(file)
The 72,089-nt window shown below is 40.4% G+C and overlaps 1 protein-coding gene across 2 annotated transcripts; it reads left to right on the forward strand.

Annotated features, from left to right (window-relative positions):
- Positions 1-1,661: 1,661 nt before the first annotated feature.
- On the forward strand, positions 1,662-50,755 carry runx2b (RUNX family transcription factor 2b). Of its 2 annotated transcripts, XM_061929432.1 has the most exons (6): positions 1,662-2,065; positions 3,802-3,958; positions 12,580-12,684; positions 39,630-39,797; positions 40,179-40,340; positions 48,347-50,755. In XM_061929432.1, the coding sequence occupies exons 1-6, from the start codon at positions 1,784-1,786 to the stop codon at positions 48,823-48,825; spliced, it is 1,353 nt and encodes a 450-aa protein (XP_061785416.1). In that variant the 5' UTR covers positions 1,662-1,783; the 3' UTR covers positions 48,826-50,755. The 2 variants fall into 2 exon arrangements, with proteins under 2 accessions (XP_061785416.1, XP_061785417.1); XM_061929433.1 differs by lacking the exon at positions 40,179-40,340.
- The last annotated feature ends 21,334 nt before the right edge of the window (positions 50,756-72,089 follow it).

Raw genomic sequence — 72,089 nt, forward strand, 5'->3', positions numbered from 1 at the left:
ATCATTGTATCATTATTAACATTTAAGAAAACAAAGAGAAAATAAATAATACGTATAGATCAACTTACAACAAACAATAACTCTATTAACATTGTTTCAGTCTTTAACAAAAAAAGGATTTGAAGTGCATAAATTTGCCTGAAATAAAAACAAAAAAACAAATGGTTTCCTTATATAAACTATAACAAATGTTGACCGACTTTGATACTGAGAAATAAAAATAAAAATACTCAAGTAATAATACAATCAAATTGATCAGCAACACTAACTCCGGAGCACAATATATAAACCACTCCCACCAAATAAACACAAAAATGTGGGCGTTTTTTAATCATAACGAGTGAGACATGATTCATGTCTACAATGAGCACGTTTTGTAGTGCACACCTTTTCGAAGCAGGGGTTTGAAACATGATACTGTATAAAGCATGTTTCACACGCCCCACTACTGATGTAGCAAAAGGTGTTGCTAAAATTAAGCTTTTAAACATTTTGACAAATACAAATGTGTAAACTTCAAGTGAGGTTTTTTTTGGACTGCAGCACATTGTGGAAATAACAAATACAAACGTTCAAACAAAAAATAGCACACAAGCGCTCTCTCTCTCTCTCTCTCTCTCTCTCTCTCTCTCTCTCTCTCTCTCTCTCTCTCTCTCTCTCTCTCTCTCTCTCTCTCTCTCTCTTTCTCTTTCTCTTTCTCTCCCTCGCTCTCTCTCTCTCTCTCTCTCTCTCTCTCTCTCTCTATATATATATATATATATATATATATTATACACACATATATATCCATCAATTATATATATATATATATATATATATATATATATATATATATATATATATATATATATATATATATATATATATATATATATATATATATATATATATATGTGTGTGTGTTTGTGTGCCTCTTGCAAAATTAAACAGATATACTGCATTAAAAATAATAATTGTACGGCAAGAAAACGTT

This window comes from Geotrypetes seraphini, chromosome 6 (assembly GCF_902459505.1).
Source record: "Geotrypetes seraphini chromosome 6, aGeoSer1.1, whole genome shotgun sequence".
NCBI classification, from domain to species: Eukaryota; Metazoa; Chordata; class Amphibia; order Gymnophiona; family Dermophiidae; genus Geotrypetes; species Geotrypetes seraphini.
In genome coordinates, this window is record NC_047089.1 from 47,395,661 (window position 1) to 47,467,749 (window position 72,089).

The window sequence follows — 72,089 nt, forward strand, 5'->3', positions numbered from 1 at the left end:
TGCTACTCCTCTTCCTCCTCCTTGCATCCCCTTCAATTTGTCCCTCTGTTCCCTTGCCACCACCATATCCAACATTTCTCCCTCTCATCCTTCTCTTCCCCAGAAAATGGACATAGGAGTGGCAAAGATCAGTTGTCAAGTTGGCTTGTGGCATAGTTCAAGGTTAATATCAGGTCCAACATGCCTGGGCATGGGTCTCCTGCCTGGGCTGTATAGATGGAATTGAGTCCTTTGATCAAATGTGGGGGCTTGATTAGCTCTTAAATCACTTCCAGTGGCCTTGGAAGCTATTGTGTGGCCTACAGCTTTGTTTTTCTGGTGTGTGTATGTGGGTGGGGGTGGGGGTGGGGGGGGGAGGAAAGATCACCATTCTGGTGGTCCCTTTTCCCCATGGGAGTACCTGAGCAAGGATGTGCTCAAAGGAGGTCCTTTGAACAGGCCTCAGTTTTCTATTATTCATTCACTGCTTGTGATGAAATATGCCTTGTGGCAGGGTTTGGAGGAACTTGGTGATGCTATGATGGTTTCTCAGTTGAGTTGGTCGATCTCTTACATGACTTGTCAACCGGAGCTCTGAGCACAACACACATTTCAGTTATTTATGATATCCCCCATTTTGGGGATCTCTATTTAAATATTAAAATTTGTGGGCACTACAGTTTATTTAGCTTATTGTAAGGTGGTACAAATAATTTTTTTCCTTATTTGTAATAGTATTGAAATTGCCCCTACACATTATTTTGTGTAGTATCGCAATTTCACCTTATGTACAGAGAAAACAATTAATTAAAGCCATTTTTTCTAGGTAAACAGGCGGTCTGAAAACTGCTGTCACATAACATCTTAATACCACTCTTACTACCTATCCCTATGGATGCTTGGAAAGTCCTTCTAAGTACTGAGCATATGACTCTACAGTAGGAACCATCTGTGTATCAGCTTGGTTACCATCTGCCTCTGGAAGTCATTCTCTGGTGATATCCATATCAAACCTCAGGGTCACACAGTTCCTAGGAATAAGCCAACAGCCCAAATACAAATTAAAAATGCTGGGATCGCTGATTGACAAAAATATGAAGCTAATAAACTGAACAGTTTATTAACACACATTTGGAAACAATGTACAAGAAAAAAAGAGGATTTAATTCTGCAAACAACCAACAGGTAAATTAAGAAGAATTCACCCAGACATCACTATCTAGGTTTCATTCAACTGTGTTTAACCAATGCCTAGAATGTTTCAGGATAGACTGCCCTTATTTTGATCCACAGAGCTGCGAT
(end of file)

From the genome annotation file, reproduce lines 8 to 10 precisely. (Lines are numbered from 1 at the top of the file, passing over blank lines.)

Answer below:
This window comes from Geotrypetes seraphini, chromosome 6 (assembly GCF_902459505.1).
Source record: "Geotrypetes seraphini chromosome 6, aGeoSer1.1, whole genome shotgun sequence".
NCBI classification, from domain to species: Eukaryota; Metazoa; Chordata; class Amphibia; order Gymnophiona; family Dermophiidae; genus Geotrypetes; species Geotrypetes seraphini.